Straight Key 132
Semi-automatic Bug 87
Non-iambic Electronic Keyer 73
Iambic Electronic Keyer 65
There is a HUGE improvement in going from a straight key to a bug– and in addition to the
reduction of keystrokes the change from vertical to horizontal keying motion went a long way
toward relieving “glass fist” as carpal tunnel syndrome was known in the trade. The keystroke
count has been reduced by an amazing 34.1%.
There is a SUBSTANTIAL improvement in going from a bug to a non-iambic keyer, again
with a side benefit of a fairly light touch on an electric paddle compared with the effort to move a
lever attached to a pendulum. The keystroke count has been reduced by a noticeable and
There is a SLIGHT improvement in going from a non-iambic keyer to an iambic one, but no
other benefit. On Chuck’s numbers, you will use 10.9% fewer keystrokes. Rounding it up,
moving from non-iambic to iambic keying will give you an 11% improvement in efficiency.
Or will it?
Looking at these numbers alone is dangerously misleading, unless you are in the habit of sending
the entire alphabet and numbers all the time. What you will actually be sending on the air is a
variant of “plain English text” in which some letters are sent more often than others. Consider:
1. The benefit of iambic keying is seen only in some of the longer letters and specifically
those with alternating dots and dashes.
2. The Morse code was deliberately designed (by Vail, but that’s another story) so that the
more common letters are shorter.
Put it another way, Morse code is already optimized for efficiency and the advantages of iambic
keying are available only on letters that are less commonly used in plain English text. Referring
back to Chuck’s work, here are the letters which can be squeezed, or which offer some reduction
in keystrokes when sent iambically:
C, F, K, L, Y, Q, R
There is a standard reference of cryptographers and typesetters called the “frequency table” or
“letter distribution table.” This is a table that shows how frequently each letter occurs in ordinary
text (there are specialized frequency tables for specialized forms of text, where a different pattern
is evident, such as scientific English). Almost all of the tables for English agree through the first
four or five letters, E, T, A, O, I, N. The most commonly known frequency table is that used by
typesetters, and it begins ETAOINSHRDLU which not coincidentally is the first line of keys on
a Linotype machine
Frequency list: E,T,A,O,I,N,S,H,R,D,L,U
Squeezable letters: L………….C,F,K,Y,Q,R
A quick inspection shows that ONE of the letters which can be squeezed can be found in the list
of the TWELVE most common letters in English. It follows that in plain English text the
increased efficiency derived from squeeze keying is much less than the 11% calculated above!
Of course a CW QSO is a variant of “plain English” and its frequency table is substantially
different. It is true that we send the letters CQ a lot (unless we push a button on a memory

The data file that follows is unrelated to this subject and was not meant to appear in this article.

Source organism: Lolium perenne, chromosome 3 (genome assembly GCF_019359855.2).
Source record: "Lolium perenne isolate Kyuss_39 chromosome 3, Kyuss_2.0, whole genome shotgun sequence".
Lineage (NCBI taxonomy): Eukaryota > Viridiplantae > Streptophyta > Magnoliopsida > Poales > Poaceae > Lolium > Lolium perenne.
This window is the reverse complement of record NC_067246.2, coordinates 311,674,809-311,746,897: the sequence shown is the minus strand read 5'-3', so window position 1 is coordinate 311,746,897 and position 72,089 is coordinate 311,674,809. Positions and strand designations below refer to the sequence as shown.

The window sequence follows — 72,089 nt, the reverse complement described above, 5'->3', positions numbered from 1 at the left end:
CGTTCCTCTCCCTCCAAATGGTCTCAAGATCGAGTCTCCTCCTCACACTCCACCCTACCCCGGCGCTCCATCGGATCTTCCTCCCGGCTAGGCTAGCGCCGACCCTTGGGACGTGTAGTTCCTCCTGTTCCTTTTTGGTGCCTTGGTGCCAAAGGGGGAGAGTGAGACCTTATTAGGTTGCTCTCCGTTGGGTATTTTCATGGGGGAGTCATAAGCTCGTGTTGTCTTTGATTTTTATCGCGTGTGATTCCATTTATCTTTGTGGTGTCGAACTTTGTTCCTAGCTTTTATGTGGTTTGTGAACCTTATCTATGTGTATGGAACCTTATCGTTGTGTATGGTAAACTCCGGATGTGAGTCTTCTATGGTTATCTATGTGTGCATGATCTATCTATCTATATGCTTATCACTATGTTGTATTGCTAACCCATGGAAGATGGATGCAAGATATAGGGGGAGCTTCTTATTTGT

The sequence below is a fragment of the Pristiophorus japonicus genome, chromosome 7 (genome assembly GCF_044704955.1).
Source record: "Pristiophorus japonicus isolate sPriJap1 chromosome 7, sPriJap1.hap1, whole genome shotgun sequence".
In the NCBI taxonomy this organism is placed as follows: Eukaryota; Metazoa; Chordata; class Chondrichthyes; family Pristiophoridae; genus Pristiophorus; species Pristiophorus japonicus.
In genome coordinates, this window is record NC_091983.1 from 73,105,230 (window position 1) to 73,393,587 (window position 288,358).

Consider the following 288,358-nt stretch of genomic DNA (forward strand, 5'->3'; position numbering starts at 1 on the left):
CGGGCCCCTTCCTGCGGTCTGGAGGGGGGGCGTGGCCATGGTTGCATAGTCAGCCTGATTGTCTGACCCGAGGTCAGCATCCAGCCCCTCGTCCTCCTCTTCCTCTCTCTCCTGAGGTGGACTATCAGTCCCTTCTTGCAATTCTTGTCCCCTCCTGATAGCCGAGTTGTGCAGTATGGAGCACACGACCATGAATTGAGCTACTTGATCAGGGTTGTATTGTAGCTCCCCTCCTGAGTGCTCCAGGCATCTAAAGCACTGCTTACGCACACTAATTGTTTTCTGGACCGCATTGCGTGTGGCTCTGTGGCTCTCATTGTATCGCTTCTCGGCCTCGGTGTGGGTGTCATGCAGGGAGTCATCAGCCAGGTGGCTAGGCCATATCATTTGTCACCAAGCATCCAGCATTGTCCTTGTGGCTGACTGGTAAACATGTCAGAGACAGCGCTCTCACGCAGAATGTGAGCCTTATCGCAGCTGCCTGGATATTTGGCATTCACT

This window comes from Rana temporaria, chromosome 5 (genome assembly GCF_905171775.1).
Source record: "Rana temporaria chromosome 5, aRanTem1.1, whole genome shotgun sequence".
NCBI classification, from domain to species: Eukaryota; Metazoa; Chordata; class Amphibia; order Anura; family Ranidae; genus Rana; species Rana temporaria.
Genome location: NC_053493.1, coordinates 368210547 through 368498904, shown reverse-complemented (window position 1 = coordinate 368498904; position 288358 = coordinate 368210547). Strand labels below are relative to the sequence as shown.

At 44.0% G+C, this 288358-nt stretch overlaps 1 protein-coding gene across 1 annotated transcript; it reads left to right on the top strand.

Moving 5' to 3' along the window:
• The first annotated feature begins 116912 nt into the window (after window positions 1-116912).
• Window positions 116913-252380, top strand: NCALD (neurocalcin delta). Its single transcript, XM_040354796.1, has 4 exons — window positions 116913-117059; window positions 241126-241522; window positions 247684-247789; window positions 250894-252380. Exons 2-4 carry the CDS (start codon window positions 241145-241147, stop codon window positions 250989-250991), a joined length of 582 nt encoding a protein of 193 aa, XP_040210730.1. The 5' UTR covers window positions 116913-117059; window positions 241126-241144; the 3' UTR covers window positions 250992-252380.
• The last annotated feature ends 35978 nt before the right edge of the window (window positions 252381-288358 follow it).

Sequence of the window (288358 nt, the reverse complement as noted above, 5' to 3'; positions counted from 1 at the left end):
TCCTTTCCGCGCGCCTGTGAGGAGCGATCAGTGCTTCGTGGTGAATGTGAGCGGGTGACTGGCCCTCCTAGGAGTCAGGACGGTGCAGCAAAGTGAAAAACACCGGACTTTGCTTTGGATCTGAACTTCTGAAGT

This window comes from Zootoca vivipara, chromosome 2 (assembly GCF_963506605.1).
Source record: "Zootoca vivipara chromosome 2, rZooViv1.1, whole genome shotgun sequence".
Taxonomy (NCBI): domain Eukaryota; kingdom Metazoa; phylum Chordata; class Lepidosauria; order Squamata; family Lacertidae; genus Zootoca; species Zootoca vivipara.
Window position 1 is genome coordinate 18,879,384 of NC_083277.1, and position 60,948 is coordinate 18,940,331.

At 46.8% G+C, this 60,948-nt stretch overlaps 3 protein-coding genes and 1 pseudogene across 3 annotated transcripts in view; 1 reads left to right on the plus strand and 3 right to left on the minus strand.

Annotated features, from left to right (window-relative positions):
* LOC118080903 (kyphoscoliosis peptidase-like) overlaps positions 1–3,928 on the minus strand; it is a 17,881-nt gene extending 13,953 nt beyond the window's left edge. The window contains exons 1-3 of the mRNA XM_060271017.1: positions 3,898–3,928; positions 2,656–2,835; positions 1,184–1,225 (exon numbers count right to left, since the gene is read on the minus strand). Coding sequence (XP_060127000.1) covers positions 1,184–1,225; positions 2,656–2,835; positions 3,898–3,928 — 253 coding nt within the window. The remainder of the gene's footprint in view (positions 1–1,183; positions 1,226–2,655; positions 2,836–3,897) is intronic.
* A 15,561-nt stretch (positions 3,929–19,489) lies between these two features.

keyer). We use Q codes, and callsigns are more or less random selections of characters. But the
bottom line is that the additional benefit of squeeze keying is considerably less than is commonly
thought. It should be possible to derive an appropriate frequency table for QSO text, and work
out the actual numbers, but my educated guess would be that the actual efficiency improvement
that can be gained with iambic keying is on the order of 4 to 6 percent. The longer the QSO,
the more “plain English” you will send, and the lower the efficiency difference!
Let’s use 5% as our benchmark because it is a nice round number that it easy to think about.
How much is Five Percent?
It’s a lot, if you are talking about the price of groceries or gasoline. After all, we’ll drive across
town to save 5 cents a gallon on gas, and that might be only TWO percent savings.
It’s not much, if you’re talking about the level of water in your bathtub. Even if you could
measure it accurately, you aren’t likely to notice it.
Electronic keying is more like bathwater– you can’t see a 5% change in the level of water in your
bathtub unless you are really looking for it. You might aim to fill the tub to the same level every
time, but you will be very lucky to get within 5%, and you probably don’t care. Similarly, there
is so little effort involved in operating a paddle that you won’t notice an increase or decrease of
5%. How often do send code with a paddle for long enough that your hand gets tired? Of those
cases, how often would a 5% difference in the number of keystrokes make a noticeable
difference in how tired your hand is?
And What’s the Cost?
If you reduce your bathwater by 5% it doesn’t cost you anything apart from remembering to turn
the tap off a few seconds sooner. So in this respect, our 5% efficiency gain is more like a 5 cent
per gallon savings on gas. If you thought it through, you might realize that it is going to take you
half an hour to get to the cheaper gas station and back, during which you are going to burn
probably half a gallon of gas, and if you buy 20 gallons of gas you will end up with a total
“savings” of a dollar or less. If you force yourself to squeeze every possible character, you will
expend more time and effort in learning to do that, than any possible efficiency savings.
It is difficult to learn squeeze keying, and many CW operators give up on it, or use it only on a
The iambic keyer uses a “timing cycle” to determine what to do and when. There are timing
“gates” during which a squeeze is recognized, or during which a dot can be inserted into a string
of dashes, etc. The duration of these “gates” is directly related to the sending speed. The faster